“Oldlyweds” for whom Scoma’s has a romantic connection often show up to relive a special dinner. “A very sweet, older couple from Ohio came in several years ago,” said Fairhurst. “They discovered Scoma’s during their honeymoon 30 years ago. Chef had made a ‘very, very special dish’ for them, and they really wanted us to recreate it. They described the dish, but when we presented it, the waiter felt something was amiss. The couple said it was delicious, but not as they remembered. We returned the dish to the kitchen, and with a few more memories as guidance, attempted it again. But it was obvious that we had once again missed the mark. I went over to see if they could provide me with any more clues, when the solution suddenly occurred to me. I went to the kitchen and ordered, ‘One shell sec!’- which translates to shellfish sauté prepared with a dry (sec) white wine. Their faces lit up, and they were clearly on Memory Lane! Since this entrée has been on our menu almost since we opened, it’s possible that the same cook prepared both dishes for them 30 years apart!”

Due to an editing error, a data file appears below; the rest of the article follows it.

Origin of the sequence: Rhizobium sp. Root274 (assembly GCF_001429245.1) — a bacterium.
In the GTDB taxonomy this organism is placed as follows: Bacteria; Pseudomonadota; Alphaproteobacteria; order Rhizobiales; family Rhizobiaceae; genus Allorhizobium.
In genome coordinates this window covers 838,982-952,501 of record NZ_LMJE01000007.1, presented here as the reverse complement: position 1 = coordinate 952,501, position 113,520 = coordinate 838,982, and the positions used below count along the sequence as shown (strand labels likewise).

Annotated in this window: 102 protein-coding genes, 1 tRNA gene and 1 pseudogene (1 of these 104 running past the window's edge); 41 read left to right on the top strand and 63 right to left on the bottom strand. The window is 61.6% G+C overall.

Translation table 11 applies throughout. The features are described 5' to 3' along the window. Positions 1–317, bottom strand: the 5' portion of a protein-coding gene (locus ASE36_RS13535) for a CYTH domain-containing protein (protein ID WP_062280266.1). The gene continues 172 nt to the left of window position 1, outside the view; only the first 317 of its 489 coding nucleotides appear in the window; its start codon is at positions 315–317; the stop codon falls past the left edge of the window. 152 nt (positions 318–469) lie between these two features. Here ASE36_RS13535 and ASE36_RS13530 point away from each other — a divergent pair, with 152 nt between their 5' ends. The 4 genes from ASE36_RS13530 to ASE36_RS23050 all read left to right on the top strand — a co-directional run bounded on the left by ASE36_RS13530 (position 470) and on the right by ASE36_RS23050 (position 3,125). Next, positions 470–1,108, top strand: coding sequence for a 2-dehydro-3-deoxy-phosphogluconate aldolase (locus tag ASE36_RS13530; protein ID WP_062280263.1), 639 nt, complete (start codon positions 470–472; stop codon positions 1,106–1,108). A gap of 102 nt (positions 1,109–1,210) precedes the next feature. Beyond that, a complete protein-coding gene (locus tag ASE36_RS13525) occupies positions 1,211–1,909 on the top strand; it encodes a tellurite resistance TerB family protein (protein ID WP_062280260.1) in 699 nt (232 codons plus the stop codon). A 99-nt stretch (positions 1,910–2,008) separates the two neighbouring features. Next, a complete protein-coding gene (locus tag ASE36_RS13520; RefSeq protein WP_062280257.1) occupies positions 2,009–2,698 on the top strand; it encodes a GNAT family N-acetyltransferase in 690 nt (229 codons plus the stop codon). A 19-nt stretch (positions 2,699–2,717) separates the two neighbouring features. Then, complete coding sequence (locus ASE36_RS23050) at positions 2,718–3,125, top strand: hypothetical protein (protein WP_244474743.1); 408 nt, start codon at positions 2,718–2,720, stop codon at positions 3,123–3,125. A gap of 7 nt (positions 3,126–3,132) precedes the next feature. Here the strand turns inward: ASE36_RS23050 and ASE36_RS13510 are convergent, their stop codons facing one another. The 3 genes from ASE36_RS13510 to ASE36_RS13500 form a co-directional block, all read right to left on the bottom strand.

Scoma’s ingredients owe their freshness to the rapidity with which it gets from the sea to wharf. There it’s off-loaded at the restaurant’s own Fish Receiving Station next door, where staff fish cutters inspect it, and rush it to the kitchen.
Nothing that can be reused goes to waste. Thanks to composting, Scoma’s diverts 95 percent of its waste away from landfills, and uses its vegetable oil to power maintenance vehicles and equipment on the Golden Gate Bridge, as well as its own truck!
The Educated Palate
Having fed our aesthetics at the San Francisco Museum of Modern Art, it was time to feed more mundane appetites. There we were wandering around Fourth Street without a plan in sight when we spotted a restaurant directly across from the museum. Appropriately named the Educated Palate, it’s operated by the City College of San Francisco’s Culinary Arts & Hospitality Studies department. Having sampled similar endeavors in England where the food and service was impressive, we were game to give it a go.